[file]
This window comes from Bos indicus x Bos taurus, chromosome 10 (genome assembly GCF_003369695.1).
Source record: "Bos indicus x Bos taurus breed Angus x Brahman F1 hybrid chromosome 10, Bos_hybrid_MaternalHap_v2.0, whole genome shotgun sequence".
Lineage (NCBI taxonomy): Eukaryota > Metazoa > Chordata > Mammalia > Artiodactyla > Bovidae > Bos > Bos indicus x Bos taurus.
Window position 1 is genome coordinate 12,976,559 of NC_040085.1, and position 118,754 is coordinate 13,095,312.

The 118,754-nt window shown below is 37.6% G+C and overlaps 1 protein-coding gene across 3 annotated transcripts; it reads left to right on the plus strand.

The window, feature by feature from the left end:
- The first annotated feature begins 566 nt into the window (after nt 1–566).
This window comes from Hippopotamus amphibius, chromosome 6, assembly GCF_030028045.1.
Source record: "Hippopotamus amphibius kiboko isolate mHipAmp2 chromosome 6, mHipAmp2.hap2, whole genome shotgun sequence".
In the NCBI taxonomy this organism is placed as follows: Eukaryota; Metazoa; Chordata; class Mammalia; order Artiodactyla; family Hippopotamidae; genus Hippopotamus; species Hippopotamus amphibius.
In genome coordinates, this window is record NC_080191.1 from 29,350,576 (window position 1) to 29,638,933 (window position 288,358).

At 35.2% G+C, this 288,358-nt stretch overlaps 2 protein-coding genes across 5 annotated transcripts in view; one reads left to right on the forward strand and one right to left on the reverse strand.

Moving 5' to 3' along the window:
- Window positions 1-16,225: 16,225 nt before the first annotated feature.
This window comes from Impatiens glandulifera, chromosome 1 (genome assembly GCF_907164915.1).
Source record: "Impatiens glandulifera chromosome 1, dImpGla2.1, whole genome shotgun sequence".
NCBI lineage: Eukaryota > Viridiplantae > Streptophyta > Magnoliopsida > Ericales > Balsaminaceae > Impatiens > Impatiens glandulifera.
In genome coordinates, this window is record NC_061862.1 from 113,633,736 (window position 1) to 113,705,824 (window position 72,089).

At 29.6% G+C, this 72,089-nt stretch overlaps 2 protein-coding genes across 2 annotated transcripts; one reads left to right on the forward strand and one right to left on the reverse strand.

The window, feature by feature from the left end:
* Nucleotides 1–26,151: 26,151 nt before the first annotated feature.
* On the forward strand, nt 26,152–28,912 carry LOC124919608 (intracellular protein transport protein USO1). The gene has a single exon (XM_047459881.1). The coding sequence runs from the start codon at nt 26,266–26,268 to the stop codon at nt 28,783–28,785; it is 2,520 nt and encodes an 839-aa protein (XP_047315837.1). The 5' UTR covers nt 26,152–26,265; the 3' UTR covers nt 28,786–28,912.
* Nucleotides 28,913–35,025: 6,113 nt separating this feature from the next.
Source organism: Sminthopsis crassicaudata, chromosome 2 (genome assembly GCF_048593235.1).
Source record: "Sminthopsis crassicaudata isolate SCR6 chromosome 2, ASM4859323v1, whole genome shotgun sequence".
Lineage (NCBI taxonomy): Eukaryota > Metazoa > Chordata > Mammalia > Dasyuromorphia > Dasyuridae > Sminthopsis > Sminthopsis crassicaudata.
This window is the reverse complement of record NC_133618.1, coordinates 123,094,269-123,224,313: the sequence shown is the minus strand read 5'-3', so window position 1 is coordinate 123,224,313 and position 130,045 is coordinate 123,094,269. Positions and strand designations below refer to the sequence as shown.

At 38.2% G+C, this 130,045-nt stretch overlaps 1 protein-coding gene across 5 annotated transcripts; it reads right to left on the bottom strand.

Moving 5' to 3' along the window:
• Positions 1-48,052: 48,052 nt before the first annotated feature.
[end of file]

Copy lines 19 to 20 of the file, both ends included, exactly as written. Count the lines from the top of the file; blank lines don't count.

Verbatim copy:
At 29.6% G+C, this 72,089-nt stretch overlaps 2 protein-coding genes across 2 annotated transcripts; one reads left to right on the forward strand and one right to left on the reverse strand.

The window, feature by feature from the left end: